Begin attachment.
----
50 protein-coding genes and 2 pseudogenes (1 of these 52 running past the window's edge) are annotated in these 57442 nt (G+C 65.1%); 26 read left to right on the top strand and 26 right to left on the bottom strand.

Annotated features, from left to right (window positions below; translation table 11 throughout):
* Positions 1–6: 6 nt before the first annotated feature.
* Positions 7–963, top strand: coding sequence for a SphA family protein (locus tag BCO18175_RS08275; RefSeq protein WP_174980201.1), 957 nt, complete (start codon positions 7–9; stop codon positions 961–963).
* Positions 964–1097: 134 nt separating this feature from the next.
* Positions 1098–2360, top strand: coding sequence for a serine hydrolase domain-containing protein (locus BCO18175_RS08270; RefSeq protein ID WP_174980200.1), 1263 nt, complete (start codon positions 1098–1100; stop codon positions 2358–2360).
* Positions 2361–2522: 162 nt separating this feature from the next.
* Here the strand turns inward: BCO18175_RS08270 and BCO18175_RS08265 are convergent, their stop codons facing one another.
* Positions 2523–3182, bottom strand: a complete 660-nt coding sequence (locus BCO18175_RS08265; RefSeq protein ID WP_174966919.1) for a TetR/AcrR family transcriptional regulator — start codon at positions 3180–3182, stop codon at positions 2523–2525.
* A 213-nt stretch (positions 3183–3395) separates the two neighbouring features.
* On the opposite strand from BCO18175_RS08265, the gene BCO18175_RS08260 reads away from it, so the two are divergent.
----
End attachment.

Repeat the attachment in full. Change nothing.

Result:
50 protein-coding genes and 2 pseudogenes (1 of these 52 running past the window's edge) are annotated in these 57442 nt (G+C 65.1%); 26 read left to right on the top strand and 26 right to left on the bottom strand.

Annotated features, from left to right (window positions below; translation table 11 throughout):
* Positions 1–6: 6 nt before the first annotated feature.
* Positions 7–963, top strand: coding sequence for a SphA family protein (locus tag BCO18175_RS08275; RefSeq protein WP_174980201.1), 957 nt, complete (start codon positions 7–9; stop codon positions 961–963).
* Positions 964–1097: 134 nt separating this feature from the next.
* Positions 1098–2360, top strand: coding sequence for a serine hydrolase domain-containing protein (locus BCO18175_RS08270; RefSeq protein ID WP_174980200.1), 1263 nt, complete (start codon positions 1098–1100; stop codon positions 2358–2360).
* Positions 2361–2522: 162 nt separating this feature from the next.
* Here the strand turns inward: BCO18175_RS08270 and BCO18175_RS08265 are convergent, their stop codons facing one another.
* Positions 2523–3182, bottom strand: a complete 660-nt coding sequence (locus BCO18175_RS08265; RefSeq protein ID WP_174966919.1) for a TetR/AcrR family transcriptional regulator — start codon at positions 3180–3182, stop codon at positions 2523–2525.
* A 213-nt stretch (positions 3183–3395) separates the two neighbouring features.
* On the opposite strand from BCO18175_RS08265, the gene BCO18175_RS08260 reads away from it, so the two are divergent.